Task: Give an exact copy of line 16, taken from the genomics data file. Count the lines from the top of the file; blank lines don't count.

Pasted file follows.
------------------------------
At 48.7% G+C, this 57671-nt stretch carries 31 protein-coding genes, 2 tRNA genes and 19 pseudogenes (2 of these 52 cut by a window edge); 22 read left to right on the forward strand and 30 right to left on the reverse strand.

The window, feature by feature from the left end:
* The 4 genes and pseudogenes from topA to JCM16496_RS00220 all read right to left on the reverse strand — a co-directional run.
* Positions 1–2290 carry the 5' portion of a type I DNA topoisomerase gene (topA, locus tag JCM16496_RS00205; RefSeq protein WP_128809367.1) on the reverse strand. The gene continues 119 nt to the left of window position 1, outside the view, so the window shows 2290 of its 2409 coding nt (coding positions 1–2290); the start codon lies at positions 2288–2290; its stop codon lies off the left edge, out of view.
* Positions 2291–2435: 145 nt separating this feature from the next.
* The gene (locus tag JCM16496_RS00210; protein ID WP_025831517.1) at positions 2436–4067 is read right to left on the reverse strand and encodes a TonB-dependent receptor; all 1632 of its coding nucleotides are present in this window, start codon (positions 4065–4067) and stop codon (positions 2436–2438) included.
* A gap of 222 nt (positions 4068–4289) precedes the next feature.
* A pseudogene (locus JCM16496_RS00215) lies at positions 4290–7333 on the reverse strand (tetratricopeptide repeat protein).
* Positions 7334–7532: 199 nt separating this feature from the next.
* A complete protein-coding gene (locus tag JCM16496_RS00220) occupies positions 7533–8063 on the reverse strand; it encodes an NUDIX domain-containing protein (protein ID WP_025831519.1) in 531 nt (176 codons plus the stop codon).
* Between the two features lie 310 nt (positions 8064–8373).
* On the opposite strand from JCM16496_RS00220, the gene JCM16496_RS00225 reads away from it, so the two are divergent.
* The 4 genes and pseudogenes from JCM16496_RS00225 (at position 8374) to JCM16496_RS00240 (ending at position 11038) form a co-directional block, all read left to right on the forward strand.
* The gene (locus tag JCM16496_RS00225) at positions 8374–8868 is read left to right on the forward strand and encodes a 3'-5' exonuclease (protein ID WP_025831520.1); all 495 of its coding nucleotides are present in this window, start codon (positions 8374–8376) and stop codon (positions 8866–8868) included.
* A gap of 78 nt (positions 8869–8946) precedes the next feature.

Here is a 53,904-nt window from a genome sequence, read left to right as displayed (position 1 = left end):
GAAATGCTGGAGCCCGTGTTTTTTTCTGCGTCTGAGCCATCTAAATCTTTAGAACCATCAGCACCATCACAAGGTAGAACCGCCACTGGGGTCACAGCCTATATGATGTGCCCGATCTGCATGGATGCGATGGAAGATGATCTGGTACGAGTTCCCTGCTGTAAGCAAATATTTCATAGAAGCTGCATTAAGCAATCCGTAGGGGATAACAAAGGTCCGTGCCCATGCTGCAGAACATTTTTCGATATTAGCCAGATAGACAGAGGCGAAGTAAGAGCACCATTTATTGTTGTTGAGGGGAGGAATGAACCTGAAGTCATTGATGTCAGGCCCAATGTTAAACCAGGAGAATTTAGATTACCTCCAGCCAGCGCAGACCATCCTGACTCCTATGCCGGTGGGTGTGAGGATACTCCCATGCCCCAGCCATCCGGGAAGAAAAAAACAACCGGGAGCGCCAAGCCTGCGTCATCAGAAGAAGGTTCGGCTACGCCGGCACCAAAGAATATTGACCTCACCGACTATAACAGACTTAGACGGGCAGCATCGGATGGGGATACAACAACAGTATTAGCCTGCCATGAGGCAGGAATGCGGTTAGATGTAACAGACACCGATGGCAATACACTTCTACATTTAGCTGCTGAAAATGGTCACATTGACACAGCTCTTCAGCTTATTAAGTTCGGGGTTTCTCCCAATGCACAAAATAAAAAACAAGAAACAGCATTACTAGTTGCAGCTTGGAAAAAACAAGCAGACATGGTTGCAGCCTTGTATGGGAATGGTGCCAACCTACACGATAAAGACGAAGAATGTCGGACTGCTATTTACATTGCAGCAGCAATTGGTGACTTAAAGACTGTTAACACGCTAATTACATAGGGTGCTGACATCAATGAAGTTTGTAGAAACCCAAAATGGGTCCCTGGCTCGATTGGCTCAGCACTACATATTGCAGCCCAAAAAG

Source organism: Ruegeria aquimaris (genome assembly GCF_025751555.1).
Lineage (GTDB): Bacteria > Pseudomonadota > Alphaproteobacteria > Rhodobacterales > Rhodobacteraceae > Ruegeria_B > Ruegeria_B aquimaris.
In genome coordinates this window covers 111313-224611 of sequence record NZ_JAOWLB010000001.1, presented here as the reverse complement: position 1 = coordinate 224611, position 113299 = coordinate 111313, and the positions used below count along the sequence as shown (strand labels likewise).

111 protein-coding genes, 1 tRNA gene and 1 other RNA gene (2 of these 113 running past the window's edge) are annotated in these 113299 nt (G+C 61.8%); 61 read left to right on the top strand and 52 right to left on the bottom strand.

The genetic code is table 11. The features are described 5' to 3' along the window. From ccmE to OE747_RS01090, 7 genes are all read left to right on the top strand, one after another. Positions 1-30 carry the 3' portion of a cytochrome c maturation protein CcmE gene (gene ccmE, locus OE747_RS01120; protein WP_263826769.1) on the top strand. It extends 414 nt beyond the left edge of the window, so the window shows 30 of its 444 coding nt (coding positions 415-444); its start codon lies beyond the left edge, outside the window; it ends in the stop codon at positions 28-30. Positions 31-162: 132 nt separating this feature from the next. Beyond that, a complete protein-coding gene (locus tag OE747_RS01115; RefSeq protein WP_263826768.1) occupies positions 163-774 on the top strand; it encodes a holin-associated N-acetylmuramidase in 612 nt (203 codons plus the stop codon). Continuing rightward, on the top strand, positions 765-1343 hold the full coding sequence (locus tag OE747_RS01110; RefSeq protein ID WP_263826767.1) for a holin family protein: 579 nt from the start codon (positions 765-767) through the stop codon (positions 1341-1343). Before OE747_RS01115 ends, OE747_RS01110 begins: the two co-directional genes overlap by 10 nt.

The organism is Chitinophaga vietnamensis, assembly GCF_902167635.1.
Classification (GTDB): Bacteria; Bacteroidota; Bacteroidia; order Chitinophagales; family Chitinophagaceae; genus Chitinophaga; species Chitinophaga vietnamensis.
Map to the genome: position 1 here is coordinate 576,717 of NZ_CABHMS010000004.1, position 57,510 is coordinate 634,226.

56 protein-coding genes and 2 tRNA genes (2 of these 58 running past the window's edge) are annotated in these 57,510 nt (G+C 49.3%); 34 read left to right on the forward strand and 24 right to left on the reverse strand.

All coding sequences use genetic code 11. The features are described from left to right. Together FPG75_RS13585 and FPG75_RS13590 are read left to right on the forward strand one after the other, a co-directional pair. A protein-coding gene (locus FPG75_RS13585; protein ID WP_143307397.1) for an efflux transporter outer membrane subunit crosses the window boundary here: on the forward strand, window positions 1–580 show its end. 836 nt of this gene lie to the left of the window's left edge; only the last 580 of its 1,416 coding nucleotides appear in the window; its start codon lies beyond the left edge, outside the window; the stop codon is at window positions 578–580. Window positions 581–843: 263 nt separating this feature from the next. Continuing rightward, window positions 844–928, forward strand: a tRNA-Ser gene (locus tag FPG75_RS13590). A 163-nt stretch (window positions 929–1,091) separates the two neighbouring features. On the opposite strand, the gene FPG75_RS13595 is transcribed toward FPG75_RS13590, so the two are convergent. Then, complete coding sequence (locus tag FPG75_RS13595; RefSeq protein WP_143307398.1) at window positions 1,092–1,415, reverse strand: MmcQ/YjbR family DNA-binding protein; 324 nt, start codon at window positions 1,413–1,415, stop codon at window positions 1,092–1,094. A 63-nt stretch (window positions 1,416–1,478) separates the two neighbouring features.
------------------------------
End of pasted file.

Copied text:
Here is a 53,904-nt window from a genome sequence, read left to right as displayed (position 1 = left end):